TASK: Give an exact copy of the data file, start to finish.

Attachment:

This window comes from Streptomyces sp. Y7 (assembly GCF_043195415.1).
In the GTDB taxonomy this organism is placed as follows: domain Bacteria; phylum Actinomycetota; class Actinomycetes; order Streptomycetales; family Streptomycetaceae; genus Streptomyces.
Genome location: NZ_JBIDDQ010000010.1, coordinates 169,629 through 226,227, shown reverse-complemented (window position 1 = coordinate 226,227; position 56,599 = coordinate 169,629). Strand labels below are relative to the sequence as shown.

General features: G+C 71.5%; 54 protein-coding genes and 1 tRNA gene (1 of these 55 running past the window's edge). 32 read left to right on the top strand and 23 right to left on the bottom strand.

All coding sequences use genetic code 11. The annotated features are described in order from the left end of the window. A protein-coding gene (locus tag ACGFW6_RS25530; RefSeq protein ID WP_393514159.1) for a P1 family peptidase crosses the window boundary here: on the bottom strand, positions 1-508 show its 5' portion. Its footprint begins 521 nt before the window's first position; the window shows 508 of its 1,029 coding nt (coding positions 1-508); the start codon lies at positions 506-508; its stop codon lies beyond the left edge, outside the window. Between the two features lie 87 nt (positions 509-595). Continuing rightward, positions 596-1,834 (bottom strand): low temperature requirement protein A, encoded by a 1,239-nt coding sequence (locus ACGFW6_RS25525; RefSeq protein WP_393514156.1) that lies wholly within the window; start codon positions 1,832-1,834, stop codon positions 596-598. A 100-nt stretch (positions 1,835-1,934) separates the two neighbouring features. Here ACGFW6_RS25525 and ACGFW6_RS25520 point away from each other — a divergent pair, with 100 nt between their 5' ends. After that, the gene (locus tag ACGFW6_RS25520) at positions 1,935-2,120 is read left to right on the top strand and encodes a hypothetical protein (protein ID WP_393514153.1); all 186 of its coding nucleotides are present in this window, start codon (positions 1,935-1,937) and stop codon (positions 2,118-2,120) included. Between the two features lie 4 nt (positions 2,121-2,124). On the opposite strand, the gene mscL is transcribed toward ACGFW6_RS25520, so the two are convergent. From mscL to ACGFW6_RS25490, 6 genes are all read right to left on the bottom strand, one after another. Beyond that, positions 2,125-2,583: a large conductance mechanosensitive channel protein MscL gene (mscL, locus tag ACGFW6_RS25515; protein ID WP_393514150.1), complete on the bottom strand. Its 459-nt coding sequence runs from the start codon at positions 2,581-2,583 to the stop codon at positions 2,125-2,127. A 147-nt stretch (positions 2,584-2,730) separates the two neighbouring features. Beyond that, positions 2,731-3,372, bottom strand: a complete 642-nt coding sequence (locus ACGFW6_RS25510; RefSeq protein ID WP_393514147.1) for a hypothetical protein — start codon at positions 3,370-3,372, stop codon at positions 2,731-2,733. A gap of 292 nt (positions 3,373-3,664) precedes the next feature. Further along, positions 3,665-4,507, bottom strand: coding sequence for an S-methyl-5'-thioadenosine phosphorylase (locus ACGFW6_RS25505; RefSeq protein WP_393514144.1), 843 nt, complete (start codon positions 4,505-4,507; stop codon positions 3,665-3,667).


This window comes from Streptomyces sp. Y7 (assembly GCF_043195415.1).
In the GTDB taxonomy this organism is placed as follows: domain Bacteria; phylum Actinomycetota; class Actinomycetes; order Streptomycetales; family Streptomycetaceae; genus Streptomyces.
Genome location: NZ_JBIDDQ010000010.1, coordinates 169,629 through 226,227, shown reverse-complemented (window position 1 = coordinate 226,227; position 56,599 = coordinate 169,629). Strand labels below are relative to the sequence as shown.

General features: G+C 71.5%; 54 protein-coding genes and 1 tRNA gene (1 of these 55 running past the window's edge). 32 read left to right on the top strand and 23 right to left on the bottom strand.

All coding sequences use genetic code 11. The annotated features are described in order from the left end of the window. A protein-coding gene (locus tag ACGFW6_RS25530; RefSeq protein ID WP_393514159.1) for a P1 family peptidase crosses the window boundary here: on the bottom strand, positions 1-508 show its 5' portion. Its footprint begins 521 nt before the window's first position; the window shows 508 of its 1,029 coding nt (coding positions 1-508); the start codon lies at positions 506-508; its stop codon lies beyond the left edge, outside the window. Between the two features lie 87 nt (positions 509-595). Continuing rightward, positions 596-1,834 (bottom strand): low temperature requirement protein A, encoded by a 1,239-nt coding sequence (locus ACGFW6_RS25525; RefSeq protein WP_393514156.1) that lies wholly within the window; start codon positions 1,832-1,834, stop codon positions 596-598. A 100-nt stretch (positions 1,835-1,934) separates the two neighbouring features. Here ACGFW6_RS25525 and ACGFW6_RS25520 point away from each other — a divergent pair, with 100 nt between their 5' ends. After that, the gene (locus tag ACGFW6_RS25520) at positions 1,935-2,120 is read left to right on the top strand and encodes a hypothetical protein (protein ID WP_393514153.1); all 186 of its coding nucleotides are present in this window, start codon (positions 1,935-1,937) and stop codon (positions 2,118-2,120) included. Between the two features lie 4 nt (positions 2,121-2,124). On the opposite strand, the gene mscL is transcribed toward ACGFW6_RS25520, so the two are convergent. From mscL to ACGFW6_RS25490, 6 genes are all read right to left on the bottom strand, one after another. Beyond that, positions 2,125-2,583: a large conductance mechanosensitive channel protein MscL gene (mscL, locus tag ACGFW6_RS25515; protein ID WP_393514150.1), complete on the bottom strand. Its 459-nt coding sequence runs from the start codon at positions 2,581-2,583 to the stop codon at positions 2,125-2,127. A 147-nt stretch (positions 2,584-2,730) separates the two neighbouring features. Beyond that, positions 2,731-3,372, bottom strand: a complete 642-nt coding sequence (locus ACGFW6_RS25510; RefSeq protein ID WP_393514147.1) for a hypothetical protein — start codon at positions 3,370-3,372, stop codon at positions 2,731-2,733. A gap of 292 nt (positions 3,373-3,664) precedes the next feature. Further along, positions 3,665-4,507, bottom strand: coding sequence for an S-methyl-5'-thioadenosine phosphorylase (locus ACGFW6_RS25505; RefSeq protein WP_393514144.1), 843 nt, complete (start codon positions 4,505-4,507; stop codon positions 3,665-3,667).